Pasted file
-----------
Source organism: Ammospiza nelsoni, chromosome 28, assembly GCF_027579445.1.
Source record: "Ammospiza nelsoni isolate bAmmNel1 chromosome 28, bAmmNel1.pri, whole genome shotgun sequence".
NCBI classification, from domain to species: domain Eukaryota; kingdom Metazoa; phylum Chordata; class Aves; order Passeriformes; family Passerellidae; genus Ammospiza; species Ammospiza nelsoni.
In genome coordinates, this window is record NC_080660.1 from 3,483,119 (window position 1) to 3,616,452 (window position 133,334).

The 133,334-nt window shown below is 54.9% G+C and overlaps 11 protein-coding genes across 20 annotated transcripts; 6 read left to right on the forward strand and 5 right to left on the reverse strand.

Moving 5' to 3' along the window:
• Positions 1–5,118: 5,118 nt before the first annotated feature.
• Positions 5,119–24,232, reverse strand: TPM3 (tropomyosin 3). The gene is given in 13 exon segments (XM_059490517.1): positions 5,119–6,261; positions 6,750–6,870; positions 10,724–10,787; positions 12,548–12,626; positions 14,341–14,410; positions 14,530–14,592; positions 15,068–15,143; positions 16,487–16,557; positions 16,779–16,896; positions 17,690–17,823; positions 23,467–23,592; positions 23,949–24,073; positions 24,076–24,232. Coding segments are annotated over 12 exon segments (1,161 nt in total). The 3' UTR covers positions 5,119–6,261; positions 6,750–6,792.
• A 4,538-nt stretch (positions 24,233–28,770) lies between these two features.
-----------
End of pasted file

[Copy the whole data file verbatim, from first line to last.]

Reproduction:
Source organism: Ammospiza nelsoni, chromosome 28, assembly GCF_027579445.1.
Source record: "Ammospiza nelsoni isolate bAmmNel1 chromosome 28, bAmmNel1.pri, whole genome shotgun sequence".
NCBI classification, from domain to species: domain Eukaryota; kingdom Metazoa; phylum Chordata; class Aves; order Passeriformes; family Passerellidae; genus Ammospiza; species Ammospiza nelsoni.
In genome coordinates, this window is record NC_080660.1 from 3,483,119 (window position 1) to 3,616,452 (window position 133,334).

The 133,334-nt window shown below is 54.9% G+C and overlaps 11 protein-coding genes across 20 annotated transcripts; 6 read left to right on the forward strand and 5 right to left on the reverse strand.

Moving 5' to 3' along the window:
• Positions 1–5,118: 5,118 nt before the first annotated feature.
• Positions 5,119–24,232, reverse strand: TPM3 (tropomyosin 3). The gene is given in 13 exon segments (XM_059490517.1): positions 5,119–6,261; positions 6,750–6,870; positions 10,724–10,787; positions 12,548–12,626; positions 14,341–14,410; positions 14,530–14,592; positions 15,068–15,143; positions 16,487–16,557; positions 16,779–16,896; positions 17,690–17,823; positions 23,467–23,592; positions 23,949–24,073; positions 24,076–24,232. Coding segments are annotated over 12 exon segments (1,161 nt in total). The 3' UTR covers positions 5,119–6,261; positions 6,750–6,792.
• A 4,538-nt stretch (positions 24,233–28,770) lies between these two features.